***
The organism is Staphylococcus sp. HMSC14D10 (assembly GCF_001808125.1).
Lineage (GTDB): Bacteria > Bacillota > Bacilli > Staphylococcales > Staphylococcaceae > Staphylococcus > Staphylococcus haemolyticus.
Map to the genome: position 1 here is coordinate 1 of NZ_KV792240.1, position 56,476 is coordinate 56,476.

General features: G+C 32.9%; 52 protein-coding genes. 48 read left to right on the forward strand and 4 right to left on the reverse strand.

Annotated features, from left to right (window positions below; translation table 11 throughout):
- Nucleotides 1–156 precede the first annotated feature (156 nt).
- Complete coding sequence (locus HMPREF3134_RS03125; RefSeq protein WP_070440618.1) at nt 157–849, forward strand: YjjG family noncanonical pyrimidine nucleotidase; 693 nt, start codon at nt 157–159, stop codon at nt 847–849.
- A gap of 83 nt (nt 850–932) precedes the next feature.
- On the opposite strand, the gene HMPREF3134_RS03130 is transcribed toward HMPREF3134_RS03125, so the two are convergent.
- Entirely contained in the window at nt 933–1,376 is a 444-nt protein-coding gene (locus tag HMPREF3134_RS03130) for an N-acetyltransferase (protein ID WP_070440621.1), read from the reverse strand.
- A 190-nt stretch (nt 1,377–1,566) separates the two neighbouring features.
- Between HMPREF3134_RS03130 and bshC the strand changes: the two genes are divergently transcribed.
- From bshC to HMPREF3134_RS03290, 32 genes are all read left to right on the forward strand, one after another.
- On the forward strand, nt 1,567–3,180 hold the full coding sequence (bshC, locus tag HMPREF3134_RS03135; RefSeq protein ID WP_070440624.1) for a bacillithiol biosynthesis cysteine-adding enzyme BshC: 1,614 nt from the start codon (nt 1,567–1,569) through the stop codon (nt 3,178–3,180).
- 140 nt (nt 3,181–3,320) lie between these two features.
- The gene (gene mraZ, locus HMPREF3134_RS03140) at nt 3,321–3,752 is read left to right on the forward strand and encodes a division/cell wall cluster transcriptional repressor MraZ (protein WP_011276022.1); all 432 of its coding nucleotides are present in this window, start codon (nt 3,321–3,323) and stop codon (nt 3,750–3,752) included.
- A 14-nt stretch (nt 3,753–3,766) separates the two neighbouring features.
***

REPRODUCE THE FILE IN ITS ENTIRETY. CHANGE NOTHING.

The organism is Staphylococcus sp. HMSC14D10 (assembly GCF_001808125.1).
Lineage (GTDB): Bacteria > Bacillota > Bacilli > Staphylococcales > Staphylococcaceae > Staphylococcus > Staphylococcus haemolyticus.
Map to the genome: position 1 here is coordinate 1 of NZ_KV792240.1, position 56,476 is coordinate 56,476.

General features: G+C 32.9%; 52 protein-coding genes. 48 read left to right on the forward strand and 4 right to left on the reverse strand.

Annotated features, from left to right (window positions below; translation table 11 throughout):
- Nucleotides 1–156 precede the first annotated feature (156 nt).
- Complete coding sequence (locus HMPREF3134_RS03125; RefSeq protein WP_070440618.1) at nt 157–849, forward strand: YjjG family noncanonical pyrimidine nucleotidase; 693 nt, start codon at nt 157–159, stop codon at nt 847–849.
- A gap of 83 nt (nt 850–932) precedes the next feature.
- On the opposite strand, the gene HMPREF3134_RS03130 is transcribed toward HMPREF3134_RS03125, so the two are convergent.
- Entirely contained in the window at nt 933–1,376 is a 444-nt protein-coding gene (locus tag HMPREF3134_RS03130) for an N-acetyltransferase (protein ID WP_070440621.1), read from the reverse strand.
- A 190-nt stretch (nt 1,377–1,566) separates the two neighbouring features.
- Between HMPREF3134_RS03130 and bshC the strand changes: the two genes are divergently transcribed.
- From bshC to HMPREF3134_RS03290, 32 genes are all read left to right on the forward strand, one after another.
- On the forward strand, nt 1,567–3,180 hold the full coding sequence (bshC, locus tag HMPREF3134_RS03135; RefSeq protein ID WP_070440624.1) for a bacillithiol biosynthesis cysteine-adding enzyme BshC: 1,614 nt from the start codon (nt 1,567–1,569) through the stop codon (nt 3,178–3,180).
- 140 nt (nt 3,181–3,320) lie between these two features.
- The gene (gene mraZ, locus HMPREF3134_RS03140) at nt 3,321–3,752 is read left to right on the forward strand and encodes a division/cell wall cluster transcriptional repressor MraZ (protein WP_011276022.1); all 432 of its coding nucleotides are present in this window, start codon (nt 3,321–3,323) and stop codon (nt 3,750–3,752) included.
- A 14-nt stretch (nt 3,753–3,766) separates the two neighbouring features.